Life on Planet Samsung

I brought a new family home this Christmas.  As a very Apple friendly household you could have expected some consternation when I showed up with a bunch of Samsung’s latest hot products. Don’t worry though folks, in the true spirit of the season, there was peace on earth and good will to all platforms.

Yes, so, while Breakfast is on it’s Summer recess, I’ve been testing out the latest Samsung family of products.  The new toys are the Series 5 Ultrabook, the Galaxy Note 2 and the shiny new Galaxy Camera.    While I’ve grown to know and love them individually, some of them are going to be harder to return than others when the loan period expires next week.  Check out my comments below to see what I thought.

Samsung Family Gathering

Happy Family: The Samsung Series 5 Ultrabook, Galaxy Note 2, Galaxy Camera and (reviewers own) Galaxy S3.

The Series 5 Touch Ultrabook is a high performance PC sporting a touch-screen that allows it to really take advantage of the new Windows operating system.  If you’d like the full specs you can view all of the nuggety details here on the Samsung site.

To begin with I wasn’t sold on the idea of a touch screen laptop, but when I ran a photo slideshow for a work function I found the touch screen control added a new dimension to the “theatre” of a presentation.  Battery life was excellent clocking in at a good 4-5 hours.  That’s much better than my own work laptop (a 3yr old HP Elitebook 8530p which struggles to hit 90 mins on on one charge).

I did find that the battery heated the bottom of the case quite quickly and establishing a WiFi connection was patchy at times (it felt like the digital equivalent of getting on a racehorse, a bit tricky to do but once in the saddle you began a fast and exhilarating ride).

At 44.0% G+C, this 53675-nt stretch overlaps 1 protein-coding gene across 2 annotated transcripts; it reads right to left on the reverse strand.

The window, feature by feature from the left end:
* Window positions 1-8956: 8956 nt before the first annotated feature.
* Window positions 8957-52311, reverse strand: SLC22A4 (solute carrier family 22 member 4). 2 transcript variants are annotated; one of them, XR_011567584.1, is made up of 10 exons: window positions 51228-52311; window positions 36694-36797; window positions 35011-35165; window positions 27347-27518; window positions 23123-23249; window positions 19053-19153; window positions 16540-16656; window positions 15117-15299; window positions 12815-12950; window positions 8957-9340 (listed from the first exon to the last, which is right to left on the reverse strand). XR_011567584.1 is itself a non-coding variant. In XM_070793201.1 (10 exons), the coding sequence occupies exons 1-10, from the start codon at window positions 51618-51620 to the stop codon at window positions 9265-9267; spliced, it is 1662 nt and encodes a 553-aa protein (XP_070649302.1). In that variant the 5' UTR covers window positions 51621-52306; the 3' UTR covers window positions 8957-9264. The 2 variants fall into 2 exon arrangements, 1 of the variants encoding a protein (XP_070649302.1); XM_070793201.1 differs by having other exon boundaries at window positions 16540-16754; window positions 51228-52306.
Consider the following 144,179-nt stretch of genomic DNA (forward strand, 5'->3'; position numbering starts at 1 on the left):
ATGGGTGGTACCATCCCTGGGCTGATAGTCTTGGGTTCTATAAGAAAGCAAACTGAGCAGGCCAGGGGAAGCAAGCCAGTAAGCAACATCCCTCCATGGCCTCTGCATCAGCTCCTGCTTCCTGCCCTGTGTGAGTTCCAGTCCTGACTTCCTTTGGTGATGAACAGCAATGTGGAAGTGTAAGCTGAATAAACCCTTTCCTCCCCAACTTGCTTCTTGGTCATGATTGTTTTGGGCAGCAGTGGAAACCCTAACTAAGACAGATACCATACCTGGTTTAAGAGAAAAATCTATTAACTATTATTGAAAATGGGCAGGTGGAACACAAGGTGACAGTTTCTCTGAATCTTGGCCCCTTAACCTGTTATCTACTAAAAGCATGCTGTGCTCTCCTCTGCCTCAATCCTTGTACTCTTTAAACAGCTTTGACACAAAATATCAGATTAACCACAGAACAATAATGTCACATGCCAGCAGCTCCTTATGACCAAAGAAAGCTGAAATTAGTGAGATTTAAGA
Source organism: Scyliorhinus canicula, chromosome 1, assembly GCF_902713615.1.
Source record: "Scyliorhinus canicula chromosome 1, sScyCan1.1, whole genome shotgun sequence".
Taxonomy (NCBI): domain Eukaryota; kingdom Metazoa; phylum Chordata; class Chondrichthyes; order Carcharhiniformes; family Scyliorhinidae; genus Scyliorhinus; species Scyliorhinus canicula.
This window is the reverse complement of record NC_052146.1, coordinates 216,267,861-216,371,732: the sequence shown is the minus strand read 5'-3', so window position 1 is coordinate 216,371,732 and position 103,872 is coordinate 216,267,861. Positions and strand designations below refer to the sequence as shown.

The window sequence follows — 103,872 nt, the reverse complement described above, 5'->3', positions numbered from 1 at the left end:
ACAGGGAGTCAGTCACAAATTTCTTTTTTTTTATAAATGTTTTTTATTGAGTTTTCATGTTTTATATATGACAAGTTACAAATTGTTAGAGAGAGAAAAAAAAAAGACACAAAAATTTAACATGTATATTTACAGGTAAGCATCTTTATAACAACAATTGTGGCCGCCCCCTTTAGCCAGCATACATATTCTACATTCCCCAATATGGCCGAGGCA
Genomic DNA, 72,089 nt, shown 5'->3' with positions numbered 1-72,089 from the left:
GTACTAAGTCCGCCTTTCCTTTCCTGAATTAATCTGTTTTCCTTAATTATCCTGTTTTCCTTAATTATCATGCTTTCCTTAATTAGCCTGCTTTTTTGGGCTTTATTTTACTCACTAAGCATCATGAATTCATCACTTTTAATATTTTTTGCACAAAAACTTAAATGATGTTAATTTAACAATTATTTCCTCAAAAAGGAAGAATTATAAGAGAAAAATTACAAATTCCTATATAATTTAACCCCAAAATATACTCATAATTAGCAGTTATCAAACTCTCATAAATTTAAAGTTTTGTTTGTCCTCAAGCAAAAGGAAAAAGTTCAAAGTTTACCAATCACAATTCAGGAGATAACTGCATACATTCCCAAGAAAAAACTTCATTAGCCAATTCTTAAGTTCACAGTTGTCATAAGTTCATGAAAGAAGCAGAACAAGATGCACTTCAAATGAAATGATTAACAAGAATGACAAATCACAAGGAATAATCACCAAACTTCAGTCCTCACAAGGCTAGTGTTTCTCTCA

Reports from the States suggest the sales of hardware sporting Windows 8 are falling behind expectations.  Personally I like the OS and expect more devices like the Series 5 to really showcase it’s attributes, especially to a business audience.

I briefly tested the Note 2 Smartphone slash Tablet before taking it on TV in December.  Spending a bit more time with it, I appreciated the software as much as I did the large screen. However when the Jelly Bean 4.1.1 update rolled out for the Galaxy S3, I put the Note 2 down and failed to return to it.  It’s selling pretty well though if recent accounts are correct.

The final product proved to be a revelation.  At the press launch in Sydney in December, journalists seemed to politely tolerate the announcement of the Galaxy Camera before settling in to hear the “real” news about the launch of the Galaxy Note 2 smartphone.

In actual fact, the Galaxy Camera should be grabbing the headlines.  It’s a strange looking beast.  Several times I have been asked whether the camera is a case or some kind of attachment for my phone. That’s because that is what it looks like – a zoom lens camera clipped onto the front of a smartphone.  It’s not ugly, but it is different.